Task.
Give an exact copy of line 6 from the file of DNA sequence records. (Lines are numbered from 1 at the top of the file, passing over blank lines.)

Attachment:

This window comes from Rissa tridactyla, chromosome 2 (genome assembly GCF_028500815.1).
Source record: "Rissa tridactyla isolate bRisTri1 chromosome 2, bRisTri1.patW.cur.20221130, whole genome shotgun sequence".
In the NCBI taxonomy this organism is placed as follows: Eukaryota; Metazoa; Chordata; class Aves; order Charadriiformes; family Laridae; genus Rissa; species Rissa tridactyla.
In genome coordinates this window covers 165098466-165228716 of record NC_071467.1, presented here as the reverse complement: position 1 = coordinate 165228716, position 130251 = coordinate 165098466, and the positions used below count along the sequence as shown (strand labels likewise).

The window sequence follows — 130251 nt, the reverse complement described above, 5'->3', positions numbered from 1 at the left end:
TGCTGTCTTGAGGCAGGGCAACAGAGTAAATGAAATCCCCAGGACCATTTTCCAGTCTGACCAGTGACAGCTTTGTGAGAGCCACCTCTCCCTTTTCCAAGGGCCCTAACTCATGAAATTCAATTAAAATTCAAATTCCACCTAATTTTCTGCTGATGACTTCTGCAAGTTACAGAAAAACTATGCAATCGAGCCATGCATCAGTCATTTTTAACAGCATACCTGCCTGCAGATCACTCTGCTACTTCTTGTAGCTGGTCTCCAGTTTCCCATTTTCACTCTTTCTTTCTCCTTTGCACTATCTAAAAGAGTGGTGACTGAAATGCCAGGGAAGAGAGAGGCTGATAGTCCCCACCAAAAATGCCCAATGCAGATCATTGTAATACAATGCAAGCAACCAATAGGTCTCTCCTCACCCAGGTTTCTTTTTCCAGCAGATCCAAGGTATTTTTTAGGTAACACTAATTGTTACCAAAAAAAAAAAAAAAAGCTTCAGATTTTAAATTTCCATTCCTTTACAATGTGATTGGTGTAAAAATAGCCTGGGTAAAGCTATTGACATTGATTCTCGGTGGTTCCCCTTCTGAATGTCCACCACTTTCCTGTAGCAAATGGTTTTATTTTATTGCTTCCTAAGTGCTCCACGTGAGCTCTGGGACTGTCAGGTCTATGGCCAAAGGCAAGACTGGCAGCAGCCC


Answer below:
TGCTGTCTTGAGGCAGGGCAACAGAGTAAATGAAATCCCCAGGACCATTTTCCAGTCTGACCAGTGACAGCTTTGTGAGAGCCACCTCTCCCTTTTCCAAGGGCCCTAACTCATGAAATTCAATTAAAATTCAAATTCCACCTAATTTTCTGCTGATGACTTCTGCAAGTTACAGAAAAACTATGCAATCGAGCCATGCATCAGTCATTTTTAACAGCATACCTGCCTGCAGATCACTCTGCTACTTCTTGTAGCTGGTCTCCAGTTTCCCATTTTCACTCTTTCTTTCTCCTTTGCACTATCTAAAAGAGTGGTGACTGAAATGCCAGGGAAGAGAGAGGCTGATAGTCCCCACCAAAAATGCCCAATGCAGATCATTGTAATACAATGCAAGCAACCAATAGGTCTCTCCTCACCCAGGTTTCTTTTTCCAGCAGATCCAAGGTATTTTTTAGGTAACACTAATTGTTACCAAAAAAAAAAAAAAAAGCTTCAGATTTTAAATTTCCATTCCTTTACAATGTGATTGGTGTAAAAATAGCCTGGGTAAAGCTATTGACATTGATTCTCGGTGGTTCCCCTTCTGAATGTCCACCACTTTCCTGTAGCAAATGGTTTTATTTTATTGCTTCCTAAGTGCTCCACGTGAGCTCTGGGACTGTCAGGTCTATGGCCAAAGGCAAGACTGGCAGCAGCCC